- If you have been giving personal care to clients and you are changing your work duties e.g. going to your organisation’s office, then you need to remove your face mask, clean your hands and then put on a new Type l or Type ll face mask
- If you share workspace/working environment (e.g. including the office, staff communal areas and dining rooms) with care workers who care for clients then everyone in that workspace including yourself will need to wear a Type I or Type II face mask. If you do not share workspace or working environment with care workers who care for clients (e.g. if care workers are in a different office or part of building with no shared communal areas) then you do not need to wear a face mask. If you do work in a separate (e.g. private) office but share communal areas (e.g. dining room) with care workers then you would need to wear a Type I or Type II face mask in those communal areas.
• Sessional use refers to wearing masks and eye protection continuously until you take a break or the session ends (e.g. leaving one household)
• Where you need to remove your mask (e.g. to take a drink or eat) then you need to dispose of it safely. Do not dangle your mask or eye protection around your neck. Do not re-use your mask
• Where there is a shortage of FRSM FFP2 masks can be used; where there is an acute shortage of FRSM and FFP2 masks a non-fluid resistant mask can be worn with a full face visor.
This is assuming care workers are not undertaking aerosol generating procedures, information on that is below.
Aerosol Generating Procedures
Please be aware that that there are some aerosol generating medical procedures that might be in use in care homes and other community settings. These include CPAP and BiPAP machines, (sometimes used to treat the symptoms of sleep apnoea). There are additional PPE requirements that need to be considered in these circumstances where care is being provided to a person while they are using the equipment and up to an hour after it has been switched off.
These include the use of gowns and FFP3 masks. FFP3 masks must be fit tested to ensure an appropriate fit and training in the doffing and donning of PPE should be provided. If you are supporting someone who uses this type of equipment please contact the health care professional who is supporting the service user to discuss this further. If you have a service user using other equipment and you are not sure if this is aerosol generating again please contact the health care professional for clarification.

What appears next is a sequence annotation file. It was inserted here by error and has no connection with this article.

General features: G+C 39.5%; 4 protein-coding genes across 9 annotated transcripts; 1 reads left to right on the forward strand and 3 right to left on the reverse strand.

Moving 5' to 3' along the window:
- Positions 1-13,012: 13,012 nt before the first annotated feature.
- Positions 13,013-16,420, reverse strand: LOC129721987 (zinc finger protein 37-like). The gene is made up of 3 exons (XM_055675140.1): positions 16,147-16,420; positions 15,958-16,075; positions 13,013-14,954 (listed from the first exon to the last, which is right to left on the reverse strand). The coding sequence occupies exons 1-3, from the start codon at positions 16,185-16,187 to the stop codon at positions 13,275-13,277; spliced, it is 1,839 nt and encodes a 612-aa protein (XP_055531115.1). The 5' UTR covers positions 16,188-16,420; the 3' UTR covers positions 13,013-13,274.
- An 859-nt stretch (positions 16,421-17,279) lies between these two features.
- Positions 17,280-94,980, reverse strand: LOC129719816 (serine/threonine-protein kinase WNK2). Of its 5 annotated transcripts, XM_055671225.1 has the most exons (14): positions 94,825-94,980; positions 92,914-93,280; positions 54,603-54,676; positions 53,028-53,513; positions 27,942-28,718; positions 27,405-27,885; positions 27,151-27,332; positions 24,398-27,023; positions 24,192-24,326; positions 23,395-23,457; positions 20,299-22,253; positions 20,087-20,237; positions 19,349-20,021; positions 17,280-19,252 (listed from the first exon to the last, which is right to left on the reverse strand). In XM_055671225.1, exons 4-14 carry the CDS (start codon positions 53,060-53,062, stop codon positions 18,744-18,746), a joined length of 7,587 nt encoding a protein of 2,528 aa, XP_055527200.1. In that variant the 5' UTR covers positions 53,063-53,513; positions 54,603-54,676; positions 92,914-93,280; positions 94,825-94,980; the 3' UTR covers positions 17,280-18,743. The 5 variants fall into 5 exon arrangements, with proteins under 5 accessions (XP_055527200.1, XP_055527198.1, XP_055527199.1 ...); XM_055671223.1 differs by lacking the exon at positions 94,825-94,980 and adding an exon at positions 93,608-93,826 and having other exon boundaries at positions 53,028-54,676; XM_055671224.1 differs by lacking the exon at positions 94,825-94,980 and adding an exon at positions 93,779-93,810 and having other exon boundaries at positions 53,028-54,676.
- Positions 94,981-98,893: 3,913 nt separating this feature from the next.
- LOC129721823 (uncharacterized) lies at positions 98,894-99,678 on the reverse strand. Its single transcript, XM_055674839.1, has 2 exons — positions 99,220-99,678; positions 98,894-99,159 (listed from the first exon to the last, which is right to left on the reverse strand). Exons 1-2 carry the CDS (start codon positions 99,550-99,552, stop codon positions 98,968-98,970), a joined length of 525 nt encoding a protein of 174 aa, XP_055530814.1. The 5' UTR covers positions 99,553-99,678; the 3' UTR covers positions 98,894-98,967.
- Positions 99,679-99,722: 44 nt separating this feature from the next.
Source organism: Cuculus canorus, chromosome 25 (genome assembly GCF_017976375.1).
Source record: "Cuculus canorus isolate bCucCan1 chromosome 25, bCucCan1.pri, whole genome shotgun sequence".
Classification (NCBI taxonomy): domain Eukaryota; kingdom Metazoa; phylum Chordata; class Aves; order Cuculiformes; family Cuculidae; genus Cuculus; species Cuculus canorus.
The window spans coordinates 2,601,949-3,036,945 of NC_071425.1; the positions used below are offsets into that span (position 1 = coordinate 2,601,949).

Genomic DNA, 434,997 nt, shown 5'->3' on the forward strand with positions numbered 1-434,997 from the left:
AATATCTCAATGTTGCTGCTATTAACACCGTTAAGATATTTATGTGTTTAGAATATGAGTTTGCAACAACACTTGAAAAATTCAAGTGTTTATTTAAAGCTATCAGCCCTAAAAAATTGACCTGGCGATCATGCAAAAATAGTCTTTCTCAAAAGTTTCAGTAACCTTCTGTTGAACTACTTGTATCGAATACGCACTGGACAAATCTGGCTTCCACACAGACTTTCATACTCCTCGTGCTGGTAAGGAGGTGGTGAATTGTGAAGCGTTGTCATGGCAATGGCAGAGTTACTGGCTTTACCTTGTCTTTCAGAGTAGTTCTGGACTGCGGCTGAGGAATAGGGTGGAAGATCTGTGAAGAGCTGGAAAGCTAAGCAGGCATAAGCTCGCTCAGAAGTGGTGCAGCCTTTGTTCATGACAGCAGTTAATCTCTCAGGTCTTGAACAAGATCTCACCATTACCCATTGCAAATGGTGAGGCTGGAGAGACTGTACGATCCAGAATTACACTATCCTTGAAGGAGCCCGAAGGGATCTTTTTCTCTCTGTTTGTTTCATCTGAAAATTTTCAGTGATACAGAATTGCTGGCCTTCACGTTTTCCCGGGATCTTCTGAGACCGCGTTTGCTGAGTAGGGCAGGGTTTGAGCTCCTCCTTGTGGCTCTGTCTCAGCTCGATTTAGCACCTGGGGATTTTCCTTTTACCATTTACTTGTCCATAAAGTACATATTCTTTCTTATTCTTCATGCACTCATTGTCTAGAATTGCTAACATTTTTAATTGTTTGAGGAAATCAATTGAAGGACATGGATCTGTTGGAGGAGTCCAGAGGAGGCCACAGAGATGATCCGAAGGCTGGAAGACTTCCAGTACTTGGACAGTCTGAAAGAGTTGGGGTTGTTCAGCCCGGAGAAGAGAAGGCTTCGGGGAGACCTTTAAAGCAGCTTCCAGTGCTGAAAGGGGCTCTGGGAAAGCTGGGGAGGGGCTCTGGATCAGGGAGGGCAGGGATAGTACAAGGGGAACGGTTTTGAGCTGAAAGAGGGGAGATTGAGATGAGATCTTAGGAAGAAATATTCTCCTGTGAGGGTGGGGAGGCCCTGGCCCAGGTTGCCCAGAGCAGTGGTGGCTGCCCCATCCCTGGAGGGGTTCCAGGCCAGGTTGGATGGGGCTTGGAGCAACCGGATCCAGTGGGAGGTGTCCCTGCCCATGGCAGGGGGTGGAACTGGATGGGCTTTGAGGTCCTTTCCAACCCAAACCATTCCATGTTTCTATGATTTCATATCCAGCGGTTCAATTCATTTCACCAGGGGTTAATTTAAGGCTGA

Public Health England provide a list of Aerosol Generating Procedures.
The current position of PHE is that suctioning of the oral cavity in front of the pharynx*, where you can still see the tip of the yankeur sucker or catheter does not constitute an AGP. If suction is past the pharynx, this could generate aerosols and although the risk is felt to be low it does constitute an AGP.
*The pharynx (plural: pharynges) is the part of the throat behind the mouth and nasal cavity, and above the oesophagus (food tube) and larynx.
If you feel you are conducting AGP’s your staff will need to be fit tested for safe use of FFP3 masks. You can contact the Quality Improvement Team at Pccg.firstname.lastname@example.org to discuss how this fit testing can be arranged.
Demonstration of donning and doffing PPE.
Skills for Care SE IPC WhatsApp Group and Weekly Webinar
The Infection Prevention and Control leads in the South East group aims to provide a forum where IPC leads can support each other, share resources and ask questions.